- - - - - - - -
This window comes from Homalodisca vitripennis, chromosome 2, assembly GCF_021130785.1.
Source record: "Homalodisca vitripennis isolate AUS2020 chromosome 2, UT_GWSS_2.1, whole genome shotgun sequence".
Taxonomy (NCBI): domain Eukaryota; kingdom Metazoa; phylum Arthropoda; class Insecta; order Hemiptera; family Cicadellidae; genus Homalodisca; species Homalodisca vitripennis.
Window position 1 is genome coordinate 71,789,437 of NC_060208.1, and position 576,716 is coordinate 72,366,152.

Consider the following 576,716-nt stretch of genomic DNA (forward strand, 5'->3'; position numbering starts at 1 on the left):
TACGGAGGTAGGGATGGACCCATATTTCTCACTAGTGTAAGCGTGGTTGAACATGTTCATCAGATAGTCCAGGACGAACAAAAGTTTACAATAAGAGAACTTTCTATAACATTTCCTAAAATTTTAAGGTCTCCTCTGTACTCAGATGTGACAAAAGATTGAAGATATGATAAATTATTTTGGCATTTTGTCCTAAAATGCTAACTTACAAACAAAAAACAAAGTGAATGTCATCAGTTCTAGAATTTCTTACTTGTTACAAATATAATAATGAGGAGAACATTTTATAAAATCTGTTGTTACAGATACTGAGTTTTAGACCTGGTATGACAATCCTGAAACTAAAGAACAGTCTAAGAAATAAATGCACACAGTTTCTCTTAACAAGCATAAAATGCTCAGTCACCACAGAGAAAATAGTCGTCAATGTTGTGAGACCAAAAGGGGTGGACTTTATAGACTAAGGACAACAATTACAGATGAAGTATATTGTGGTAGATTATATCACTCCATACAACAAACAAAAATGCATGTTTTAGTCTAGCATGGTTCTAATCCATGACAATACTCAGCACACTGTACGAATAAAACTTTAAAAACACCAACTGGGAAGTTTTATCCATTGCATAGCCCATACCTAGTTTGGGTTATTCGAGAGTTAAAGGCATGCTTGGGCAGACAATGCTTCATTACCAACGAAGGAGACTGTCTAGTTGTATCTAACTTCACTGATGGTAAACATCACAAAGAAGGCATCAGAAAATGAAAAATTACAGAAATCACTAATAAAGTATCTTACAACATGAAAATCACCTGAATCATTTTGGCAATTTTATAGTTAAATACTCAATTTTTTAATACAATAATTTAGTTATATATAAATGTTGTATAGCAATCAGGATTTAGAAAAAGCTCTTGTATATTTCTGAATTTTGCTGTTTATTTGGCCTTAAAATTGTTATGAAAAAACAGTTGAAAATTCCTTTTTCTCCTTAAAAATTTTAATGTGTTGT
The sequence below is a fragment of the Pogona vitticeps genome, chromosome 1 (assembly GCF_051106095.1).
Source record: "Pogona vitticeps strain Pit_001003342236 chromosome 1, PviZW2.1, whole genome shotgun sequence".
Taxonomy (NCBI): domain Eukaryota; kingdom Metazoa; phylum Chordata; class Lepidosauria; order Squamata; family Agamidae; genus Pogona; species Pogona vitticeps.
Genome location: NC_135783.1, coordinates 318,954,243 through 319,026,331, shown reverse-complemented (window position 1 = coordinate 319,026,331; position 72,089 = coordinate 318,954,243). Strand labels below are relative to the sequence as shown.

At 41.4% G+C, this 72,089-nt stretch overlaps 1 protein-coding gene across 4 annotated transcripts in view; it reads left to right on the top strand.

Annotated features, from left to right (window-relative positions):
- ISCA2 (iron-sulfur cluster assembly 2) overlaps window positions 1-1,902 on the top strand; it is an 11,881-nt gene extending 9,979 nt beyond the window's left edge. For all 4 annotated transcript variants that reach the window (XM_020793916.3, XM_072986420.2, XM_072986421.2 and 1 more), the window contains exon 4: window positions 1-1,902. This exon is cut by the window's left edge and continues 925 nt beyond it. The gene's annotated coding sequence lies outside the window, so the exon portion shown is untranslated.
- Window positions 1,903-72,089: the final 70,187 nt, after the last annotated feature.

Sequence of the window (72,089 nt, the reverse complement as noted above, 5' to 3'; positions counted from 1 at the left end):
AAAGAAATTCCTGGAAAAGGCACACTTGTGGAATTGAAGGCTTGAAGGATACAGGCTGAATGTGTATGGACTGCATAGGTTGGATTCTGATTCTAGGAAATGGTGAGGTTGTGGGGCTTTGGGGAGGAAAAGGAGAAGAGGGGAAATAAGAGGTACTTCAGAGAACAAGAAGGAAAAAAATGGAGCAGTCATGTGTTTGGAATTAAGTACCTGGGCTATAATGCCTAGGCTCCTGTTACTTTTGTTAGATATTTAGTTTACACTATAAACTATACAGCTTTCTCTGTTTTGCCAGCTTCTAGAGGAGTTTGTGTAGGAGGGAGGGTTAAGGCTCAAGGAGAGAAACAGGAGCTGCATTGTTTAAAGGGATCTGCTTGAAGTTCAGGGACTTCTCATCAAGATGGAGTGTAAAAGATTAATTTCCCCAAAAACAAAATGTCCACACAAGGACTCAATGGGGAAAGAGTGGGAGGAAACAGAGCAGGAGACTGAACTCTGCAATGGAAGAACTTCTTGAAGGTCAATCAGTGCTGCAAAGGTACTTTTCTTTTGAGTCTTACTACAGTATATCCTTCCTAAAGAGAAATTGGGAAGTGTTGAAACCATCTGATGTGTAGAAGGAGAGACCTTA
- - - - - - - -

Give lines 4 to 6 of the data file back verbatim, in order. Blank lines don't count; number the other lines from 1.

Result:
Window position 1 is genome coordinate 71,789,437 of NC_060208.1, and position 576,716 is coordinate 72,366,152.

Consider the following 576,716-nt stretch of genomic DNA (forward strand, 5'->3'; position numbering starts at 1 on the left):
TACGGAGGTAGGGATGGACCCATATTTCTCACTAGTGTAAGCGTGGTTGAACATGTTCATCAGATAGTCCAGGACGAACAAAAGTTTACAATAAGAGAACTTTCTATAACATTTCCTAAAATTTTAAGGTCTCCTCTGTACTCAGATGTGACAAAAGATTGAAGATATGATAAATTATTTTGGCATTTTGTCCTAAAATGCTAACTTACAAACAAAAAACAAAGTGAATGTCATCAGTTCTAGAATTTCTTACTTGTTACAAATATAATAATGAGGAGAACATTTTATAAAATCTGTTGTTACAGATACTGAGTTTTAGACCTGGTATGACAATCCTGAAACTAAAGAACAGTCTAAGAAATAAATGCACACAGTTTCTCTTAACAAGCATAAAATGCTCAGTCACCACAGAGAAAATAGTCGTCAATGTTGTGAGACCAAAAGGGGTGGACTTTATAGACTAAGGACAACAATTACAGATGAAGTATATTGTGGTAGATTATATCACTCCATACAACAAACAAAAATGCATGTTTTAGTCTAGCATGGTTCTAATCCATGACAATACTCAGCACACTGTACGAATAAAACTTTAAAAACACCAACTGGGAAGTTTTATCCATTGCATAGCCCATACCTAGTTTGGGTTATTCGAGAGTTAAAGGCATGCTTGGGCAGACAATGCTTCATTACCAACGAAGGAGACTGTCTAGTTGTATCTAACTTCACTGATGGTAAACATCACAAAGAAGGCATCAGAAAATGAAAAATTACAGAAATCACTAATAAAGTATCTTACAACATGAAAATCACCTGAATCATTTTGGCAATTTTATAGTTAAATACTCAATTTTTTAATACAATAATTTAGTTATATATAAATGTTGTATAGCAATCAGGATTTAGAAAAAGCTCTTGTATATTTCTGAATTTTGCTGTTTATTTGGCCTTAAAATTGTTATGAAAAAACAGTTGAAAATTCCTTTTTCTCCTTAAAAATTTTAATGTGTTGT